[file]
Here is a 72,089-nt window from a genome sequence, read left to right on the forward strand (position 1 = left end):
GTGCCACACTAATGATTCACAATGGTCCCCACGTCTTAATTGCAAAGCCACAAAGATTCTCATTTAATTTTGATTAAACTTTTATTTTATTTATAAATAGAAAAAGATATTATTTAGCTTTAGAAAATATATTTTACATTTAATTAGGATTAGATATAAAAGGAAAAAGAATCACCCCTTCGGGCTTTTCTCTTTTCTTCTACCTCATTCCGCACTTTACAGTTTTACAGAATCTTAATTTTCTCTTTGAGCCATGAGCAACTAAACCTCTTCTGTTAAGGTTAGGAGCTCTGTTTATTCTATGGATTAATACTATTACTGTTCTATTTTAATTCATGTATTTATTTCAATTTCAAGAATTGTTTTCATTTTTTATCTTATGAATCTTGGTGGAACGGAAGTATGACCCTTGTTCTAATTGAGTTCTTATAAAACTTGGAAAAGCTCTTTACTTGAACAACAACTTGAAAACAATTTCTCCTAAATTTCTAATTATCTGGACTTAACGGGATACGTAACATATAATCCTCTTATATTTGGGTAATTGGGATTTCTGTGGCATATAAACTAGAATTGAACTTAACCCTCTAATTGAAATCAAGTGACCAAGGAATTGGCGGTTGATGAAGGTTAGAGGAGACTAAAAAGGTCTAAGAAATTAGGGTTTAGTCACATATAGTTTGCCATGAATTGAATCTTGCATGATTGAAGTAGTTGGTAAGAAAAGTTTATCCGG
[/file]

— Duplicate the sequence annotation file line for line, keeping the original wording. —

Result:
Here is a 72,089-nt window from a genome sequence, read left to right on the forward strand (position 1 = left end):
GTGCCACACTAATGATTCACAATGGTCCCCACGTCTTAATTGCAAAGCCACAAAGATTCTCATTTAATTTTGATTAAACTTTTATTTTATTTATAAATAGAAAAAGATATTATTTAGCTTTAGAAAATATATTTTACATTTAATTAGGATTAGATATAAAAGGAAAAAGAATCACCCCTTCGGGCTTTTCTCTTTTCTTCTACCTCATTCCGCACTTTACAGTTTTACAGAATCTTAATTTTCTCTTTGAGCCATGAGCAACTAAACCTCTTCTGTTAAGGTTAGGAGCTCTGTTTATTCTATGGATTAATACTATTACTGTTCTATTTTAATTCATGTATTTATTTCAATTTCAAGAATTGTTTTCATTTTTTATCTTATGAATCTTGGTGGAACGGAAGTATGACCCTTGTTCTAATTGAGTTCTTATAAAACTTGGAAAAGCTCTTTACTTGAACAACAACTTGAAAACAATTTCTCCTAAATTTCTAATTATCTGGACTTAACGGGATACGTAACATATAATCCTCTTATATTTGGGTAATTGGGATTTCTGTGGCATATAAACTAGAATTGAACTTAACCCTCTAATTGAAATCAAGTGACCAAGGAATTGGCGGTTGATGAAGGTTAGAGGAGACTAAAAAGGTCTAAGAAATTAGGGTTTAGTCACATATAGTTTGCCATGAATTGAATCTTGCATGATTGAAGTAGTTGGTAAGAAAAGTTTATCCGG